Located between Ellair Place and Park Lane in Grosse Pointe Park is a small unassuming dead end street called Edgemont Park. The secluded road is lined with an abundance of trees, so much so that many of the homes are almost hidden from view. At the end of the street is a small lakefront park, it is believed each family has a key, providing residents with a place to call their own. Edgemont Park is quite beautiful.
The road is home to a handful of residences; there are some superb architectural examples on display created by a number of skilled designers.
The houses are somewhat unique to Edgemont Park. The styles range from French Colonial, English Tudor, through to several excellent examples of Italian Renaissance Revival design. Many of the homes were constructed during the 1920’s and were created by some prominent architects, including: Louis Kamper, Hugh T. Keyes, Clair W. Ditchy, and two homes by Marcus Burrowes,
820 Edgemont: designed by Hugh T. Keyes in 1927, this 9,204 sq ft house is a beautiful property on the shore of Lake St Clair. Keyes was a prolific designer of fine homes in the Grosse Pointes and was arguably one of the most diverse architects to ply his trade in the community.
835 Edgemont: A Colonial home designed in 1925. The architect is not known.
836 Edgemont: A superb French Colonial home created in 1918 by Detroit’s premier architect Louis Kamper. The large French windows provide the home with a massive amount of natural light, and at just under 4,000 sq ft it is one of Kamper’s smaller homes, but possibly one of his most distinctive.
845 Edgemont: A stately residence, designed by Barton D. Wood in 1928.
854 Edgemont: This classic 5,500 sq ft home was designed by Marcus Burrowes and built in 1924. The property features 6 bedrooms – the master bedroom is a gigantic – 31’ x 13’ sq ft., the first floor features a large oak paneled library (29’ x 17’ sq ft), 3 natural fireplaces and an impressive foyer with timber beams.
Burrowes was a versatile artist, designing residential, public and municipal buildings in and around Detroit. During the 1920’s and 1930’s Burrowes was widely known throughout southeast Michigan for his English Revival Style buildings, a style he also brought to the Grosse Pointe communities as part of the eight buildings (that we know of) he created here.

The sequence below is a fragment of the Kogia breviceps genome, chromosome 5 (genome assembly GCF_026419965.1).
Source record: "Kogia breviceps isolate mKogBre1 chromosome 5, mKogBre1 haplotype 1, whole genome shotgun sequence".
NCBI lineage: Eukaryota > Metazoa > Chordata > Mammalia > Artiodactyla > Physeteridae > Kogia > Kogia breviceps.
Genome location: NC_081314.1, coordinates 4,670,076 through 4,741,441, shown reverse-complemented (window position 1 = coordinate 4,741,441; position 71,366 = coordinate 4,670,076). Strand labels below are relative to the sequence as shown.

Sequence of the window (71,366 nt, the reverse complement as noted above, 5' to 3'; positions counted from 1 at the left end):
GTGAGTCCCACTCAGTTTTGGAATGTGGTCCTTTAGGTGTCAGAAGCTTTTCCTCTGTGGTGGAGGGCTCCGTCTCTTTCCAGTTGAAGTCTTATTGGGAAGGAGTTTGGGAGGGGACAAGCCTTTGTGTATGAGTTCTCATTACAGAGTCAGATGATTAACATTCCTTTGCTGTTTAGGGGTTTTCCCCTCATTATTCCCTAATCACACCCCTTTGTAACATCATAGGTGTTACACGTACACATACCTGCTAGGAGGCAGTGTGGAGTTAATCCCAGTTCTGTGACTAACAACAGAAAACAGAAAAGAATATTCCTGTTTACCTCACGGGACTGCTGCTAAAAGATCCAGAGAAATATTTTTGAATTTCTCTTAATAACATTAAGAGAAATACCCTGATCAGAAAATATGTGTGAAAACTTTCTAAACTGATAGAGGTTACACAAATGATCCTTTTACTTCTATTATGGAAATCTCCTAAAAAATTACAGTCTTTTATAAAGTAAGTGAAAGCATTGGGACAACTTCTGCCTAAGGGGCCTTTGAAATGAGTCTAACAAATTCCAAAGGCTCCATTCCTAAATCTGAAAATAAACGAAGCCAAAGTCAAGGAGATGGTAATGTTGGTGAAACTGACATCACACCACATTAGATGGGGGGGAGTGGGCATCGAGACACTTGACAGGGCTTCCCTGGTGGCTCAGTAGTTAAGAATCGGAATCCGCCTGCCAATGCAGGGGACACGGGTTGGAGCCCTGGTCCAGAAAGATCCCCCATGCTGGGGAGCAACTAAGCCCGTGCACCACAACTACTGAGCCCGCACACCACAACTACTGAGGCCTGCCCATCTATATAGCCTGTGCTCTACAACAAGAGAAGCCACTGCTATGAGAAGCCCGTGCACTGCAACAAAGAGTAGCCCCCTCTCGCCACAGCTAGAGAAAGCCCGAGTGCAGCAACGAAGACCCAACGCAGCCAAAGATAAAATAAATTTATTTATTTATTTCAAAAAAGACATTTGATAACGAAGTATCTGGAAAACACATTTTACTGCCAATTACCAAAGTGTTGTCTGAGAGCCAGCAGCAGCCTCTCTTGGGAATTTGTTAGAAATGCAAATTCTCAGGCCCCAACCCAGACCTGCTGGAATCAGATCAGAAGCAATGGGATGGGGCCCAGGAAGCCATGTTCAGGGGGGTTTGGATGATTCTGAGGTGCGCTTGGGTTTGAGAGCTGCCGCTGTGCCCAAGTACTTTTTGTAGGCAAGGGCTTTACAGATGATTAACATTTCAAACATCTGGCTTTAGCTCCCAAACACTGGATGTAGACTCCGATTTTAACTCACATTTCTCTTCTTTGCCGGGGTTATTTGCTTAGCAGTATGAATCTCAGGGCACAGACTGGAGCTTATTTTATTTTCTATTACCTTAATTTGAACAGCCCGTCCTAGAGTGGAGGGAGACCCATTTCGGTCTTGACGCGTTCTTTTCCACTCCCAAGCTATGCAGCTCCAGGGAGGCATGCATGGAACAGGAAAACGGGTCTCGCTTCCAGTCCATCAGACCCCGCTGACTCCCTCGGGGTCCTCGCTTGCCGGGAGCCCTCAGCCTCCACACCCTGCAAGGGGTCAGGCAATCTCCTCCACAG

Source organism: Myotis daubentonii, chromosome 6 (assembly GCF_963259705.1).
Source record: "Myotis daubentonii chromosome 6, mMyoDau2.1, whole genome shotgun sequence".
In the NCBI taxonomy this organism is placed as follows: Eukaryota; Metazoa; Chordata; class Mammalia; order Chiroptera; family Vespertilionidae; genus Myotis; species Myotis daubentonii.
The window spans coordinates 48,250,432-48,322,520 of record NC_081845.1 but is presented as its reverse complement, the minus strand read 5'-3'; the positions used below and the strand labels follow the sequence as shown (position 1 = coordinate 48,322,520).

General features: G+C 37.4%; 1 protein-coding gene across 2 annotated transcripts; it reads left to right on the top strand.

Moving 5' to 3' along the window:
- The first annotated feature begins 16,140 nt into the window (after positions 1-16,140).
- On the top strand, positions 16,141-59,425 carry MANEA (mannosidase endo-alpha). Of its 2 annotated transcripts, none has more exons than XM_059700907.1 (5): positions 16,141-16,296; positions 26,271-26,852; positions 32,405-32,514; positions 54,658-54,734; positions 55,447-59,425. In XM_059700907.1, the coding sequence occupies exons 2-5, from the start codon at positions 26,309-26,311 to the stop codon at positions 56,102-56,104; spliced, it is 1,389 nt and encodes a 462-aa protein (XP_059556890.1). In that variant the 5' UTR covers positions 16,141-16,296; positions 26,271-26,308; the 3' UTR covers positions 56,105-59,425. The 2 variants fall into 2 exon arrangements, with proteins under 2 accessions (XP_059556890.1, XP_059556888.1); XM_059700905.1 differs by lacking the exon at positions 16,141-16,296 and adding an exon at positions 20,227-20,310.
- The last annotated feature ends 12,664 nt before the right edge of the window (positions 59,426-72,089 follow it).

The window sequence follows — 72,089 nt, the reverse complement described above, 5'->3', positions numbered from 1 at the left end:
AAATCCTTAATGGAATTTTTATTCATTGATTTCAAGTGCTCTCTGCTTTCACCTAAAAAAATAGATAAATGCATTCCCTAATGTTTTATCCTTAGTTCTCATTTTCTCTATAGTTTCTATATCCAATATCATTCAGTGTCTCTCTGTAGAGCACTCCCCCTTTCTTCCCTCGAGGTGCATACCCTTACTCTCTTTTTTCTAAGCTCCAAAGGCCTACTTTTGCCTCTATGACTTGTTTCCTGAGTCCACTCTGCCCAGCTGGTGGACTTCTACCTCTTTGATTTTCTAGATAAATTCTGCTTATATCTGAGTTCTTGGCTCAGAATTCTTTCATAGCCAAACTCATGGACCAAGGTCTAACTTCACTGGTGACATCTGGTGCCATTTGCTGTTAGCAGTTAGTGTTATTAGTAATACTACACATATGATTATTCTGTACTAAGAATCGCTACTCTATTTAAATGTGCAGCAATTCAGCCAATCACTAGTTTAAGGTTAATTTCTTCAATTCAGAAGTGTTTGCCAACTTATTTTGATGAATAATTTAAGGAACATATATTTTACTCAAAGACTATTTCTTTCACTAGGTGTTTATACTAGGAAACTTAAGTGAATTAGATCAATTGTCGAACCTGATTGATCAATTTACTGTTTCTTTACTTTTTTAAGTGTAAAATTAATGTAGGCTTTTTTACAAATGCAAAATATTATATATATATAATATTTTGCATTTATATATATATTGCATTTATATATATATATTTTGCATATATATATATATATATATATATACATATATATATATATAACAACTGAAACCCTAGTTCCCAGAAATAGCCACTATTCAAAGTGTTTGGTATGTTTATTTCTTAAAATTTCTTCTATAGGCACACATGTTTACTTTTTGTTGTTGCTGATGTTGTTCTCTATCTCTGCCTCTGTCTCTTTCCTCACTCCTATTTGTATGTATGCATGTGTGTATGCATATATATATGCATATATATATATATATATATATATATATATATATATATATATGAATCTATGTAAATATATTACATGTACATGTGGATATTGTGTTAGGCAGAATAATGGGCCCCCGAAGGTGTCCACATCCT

860 Edgemont: Lucian Bouttelgier designed this Regency style 5,000 sq ft home in 1928.
861 Edgemont: William H. Kuni designed this Mediterranean Revival style 5,000 sq ft home in 1928.
876 Edgemont: Built in 1925, this is a striking Mediterranean Revival 4,281 sq ft home. This house is said to contain beautiful plaster moldings and magnificent paneling in the living room. The architect is not known.
877 Edgemont: Created by Dise & Ditchy in 1923, this is a classically designed Colonial residence.
894 Edgemont: The second home designed by Marcus Burrowes on Edgemont, this Italian Renaissance Revival 5,000 sq ft house – created in 1927 – has a grand foyer (27’ x 13’) with an elegant staircase, a large living room (32’ x 16’) and 6 bedrooms.
895 Edgemont: Designed by Alvin E. Harley in 1925.
910 Edgemont: A Colonial home designed in 1925. The architect is not known. This house has been razed (year not known).
911 Edgemont: This is an Italian Renaissance Revival home designed in 1927 by Arthur C. Keil. Constructed from limestone it is believed to feature a marble entrance hall, walnut floors in the living room and dining room, 4 equally sized bedrooms (18’ x 16’) and Pewabic tile in the bathrooms.
With little information about this road at the Historical Society, online, or in our own archives, this street is quite possible Grosse Pointe’s best-kept secret.
If anyone has any information about this road – history, photos, stories etc – we would love to hear from you.
Written by Katie Doelle
Copyright © 2016 Higbie Maxon Agney
If you have a home or building you would like us to profile please contact Darby Moran – Darby@higbiemaxon.com – we will try and feature the property.
(For more historical information on Grosse Pointe, visit Grosse Pointe Historical Society).
Posted by Kay Agney on